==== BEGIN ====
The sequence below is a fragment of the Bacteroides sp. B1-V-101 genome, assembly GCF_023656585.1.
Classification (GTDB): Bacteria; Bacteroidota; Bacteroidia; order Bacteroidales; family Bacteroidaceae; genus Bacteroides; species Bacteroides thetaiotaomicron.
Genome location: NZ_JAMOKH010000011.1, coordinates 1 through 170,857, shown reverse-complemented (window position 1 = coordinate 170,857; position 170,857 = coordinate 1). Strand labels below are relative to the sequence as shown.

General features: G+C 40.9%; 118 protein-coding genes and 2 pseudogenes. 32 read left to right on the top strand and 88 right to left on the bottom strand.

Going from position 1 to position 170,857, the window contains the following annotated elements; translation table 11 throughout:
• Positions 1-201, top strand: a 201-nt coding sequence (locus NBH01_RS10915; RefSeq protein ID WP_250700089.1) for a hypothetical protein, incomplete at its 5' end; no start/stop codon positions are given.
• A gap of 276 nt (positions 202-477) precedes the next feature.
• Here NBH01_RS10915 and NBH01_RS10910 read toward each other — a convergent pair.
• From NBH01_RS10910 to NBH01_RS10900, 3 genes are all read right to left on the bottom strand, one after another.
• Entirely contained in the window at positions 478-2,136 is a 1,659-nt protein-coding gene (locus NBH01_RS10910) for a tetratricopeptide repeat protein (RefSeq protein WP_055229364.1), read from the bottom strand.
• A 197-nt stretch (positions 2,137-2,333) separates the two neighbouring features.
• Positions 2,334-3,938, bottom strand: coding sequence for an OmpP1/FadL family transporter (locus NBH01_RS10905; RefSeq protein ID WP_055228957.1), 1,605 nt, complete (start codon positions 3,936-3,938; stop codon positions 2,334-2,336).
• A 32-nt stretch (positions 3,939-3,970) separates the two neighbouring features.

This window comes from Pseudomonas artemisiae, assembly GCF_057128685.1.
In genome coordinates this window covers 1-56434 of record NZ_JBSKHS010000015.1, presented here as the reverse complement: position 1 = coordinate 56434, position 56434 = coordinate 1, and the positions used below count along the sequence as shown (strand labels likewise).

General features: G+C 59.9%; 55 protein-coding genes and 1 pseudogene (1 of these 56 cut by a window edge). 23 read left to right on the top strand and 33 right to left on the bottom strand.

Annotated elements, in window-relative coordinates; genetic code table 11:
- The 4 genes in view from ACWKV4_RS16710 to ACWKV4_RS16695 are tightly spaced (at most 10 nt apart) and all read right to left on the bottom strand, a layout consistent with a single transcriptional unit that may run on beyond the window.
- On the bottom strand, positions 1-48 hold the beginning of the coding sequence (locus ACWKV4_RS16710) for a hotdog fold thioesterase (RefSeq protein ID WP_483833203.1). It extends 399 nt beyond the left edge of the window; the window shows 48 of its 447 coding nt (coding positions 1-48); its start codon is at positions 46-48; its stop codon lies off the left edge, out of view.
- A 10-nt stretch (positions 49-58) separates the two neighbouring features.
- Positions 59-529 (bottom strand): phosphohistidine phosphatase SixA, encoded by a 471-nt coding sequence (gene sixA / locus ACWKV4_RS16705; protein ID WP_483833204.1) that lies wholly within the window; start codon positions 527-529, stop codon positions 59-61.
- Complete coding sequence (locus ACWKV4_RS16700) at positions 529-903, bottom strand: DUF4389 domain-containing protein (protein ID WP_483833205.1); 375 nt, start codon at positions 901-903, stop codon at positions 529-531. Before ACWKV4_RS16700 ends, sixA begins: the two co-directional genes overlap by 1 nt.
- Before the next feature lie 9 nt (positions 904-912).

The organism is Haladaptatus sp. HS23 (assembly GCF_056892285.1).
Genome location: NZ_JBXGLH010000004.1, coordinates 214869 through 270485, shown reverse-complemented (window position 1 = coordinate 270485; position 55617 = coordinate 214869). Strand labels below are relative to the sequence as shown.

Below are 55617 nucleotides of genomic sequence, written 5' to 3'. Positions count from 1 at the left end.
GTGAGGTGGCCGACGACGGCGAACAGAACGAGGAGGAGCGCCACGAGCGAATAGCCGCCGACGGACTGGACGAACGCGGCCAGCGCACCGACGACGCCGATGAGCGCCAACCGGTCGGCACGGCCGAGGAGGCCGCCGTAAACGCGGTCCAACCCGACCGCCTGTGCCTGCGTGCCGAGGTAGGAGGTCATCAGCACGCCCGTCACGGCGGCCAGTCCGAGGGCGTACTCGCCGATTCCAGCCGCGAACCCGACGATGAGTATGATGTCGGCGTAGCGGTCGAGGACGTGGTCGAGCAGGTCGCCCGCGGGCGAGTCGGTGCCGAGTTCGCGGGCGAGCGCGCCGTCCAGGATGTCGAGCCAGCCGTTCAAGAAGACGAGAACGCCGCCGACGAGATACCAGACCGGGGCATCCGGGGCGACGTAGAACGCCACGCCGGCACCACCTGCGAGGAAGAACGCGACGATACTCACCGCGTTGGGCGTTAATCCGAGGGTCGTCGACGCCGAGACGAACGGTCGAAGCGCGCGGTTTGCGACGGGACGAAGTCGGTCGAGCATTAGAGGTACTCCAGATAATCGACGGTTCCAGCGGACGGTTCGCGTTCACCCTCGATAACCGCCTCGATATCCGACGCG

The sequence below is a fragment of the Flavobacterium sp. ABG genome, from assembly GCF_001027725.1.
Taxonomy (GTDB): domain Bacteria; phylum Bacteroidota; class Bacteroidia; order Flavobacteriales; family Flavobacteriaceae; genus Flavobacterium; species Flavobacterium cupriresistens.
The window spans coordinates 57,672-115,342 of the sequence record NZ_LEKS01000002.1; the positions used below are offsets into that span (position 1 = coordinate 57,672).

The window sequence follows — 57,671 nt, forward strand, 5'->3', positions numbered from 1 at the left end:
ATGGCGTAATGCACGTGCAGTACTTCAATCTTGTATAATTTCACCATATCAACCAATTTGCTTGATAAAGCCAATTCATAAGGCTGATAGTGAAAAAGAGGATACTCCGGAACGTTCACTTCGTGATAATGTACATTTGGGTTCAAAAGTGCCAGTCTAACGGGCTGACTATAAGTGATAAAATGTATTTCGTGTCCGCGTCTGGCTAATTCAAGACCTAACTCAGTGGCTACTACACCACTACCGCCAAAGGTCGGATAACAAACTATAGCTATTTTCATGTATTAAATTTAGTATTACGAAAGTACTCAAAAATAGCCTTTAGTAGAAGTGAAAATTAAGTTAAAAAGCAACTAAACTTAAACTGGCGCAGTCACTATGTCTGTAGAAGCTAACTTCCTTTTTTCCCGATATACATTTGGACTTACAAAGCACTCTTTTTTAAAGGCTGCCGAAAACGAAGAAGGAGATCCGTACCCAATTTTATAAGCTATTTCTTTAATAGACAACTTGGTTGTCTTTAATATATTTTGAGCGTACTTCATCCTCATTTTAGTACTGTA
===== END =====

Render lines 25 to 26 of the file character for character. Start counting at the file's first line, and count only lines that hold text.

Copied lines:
Genome location: NZ_JBXGLH010000004.1, coordinates 214869 through 270485, shown reverse-complemented (window position 1 = coordinate 270485; position 55617 = coordinate 214869). Strand labels below are relative to the sequence as shown.

Below are 55617 nucleotides of genomic sequence, written 5' to 3'. Positions count from 1 at the left end.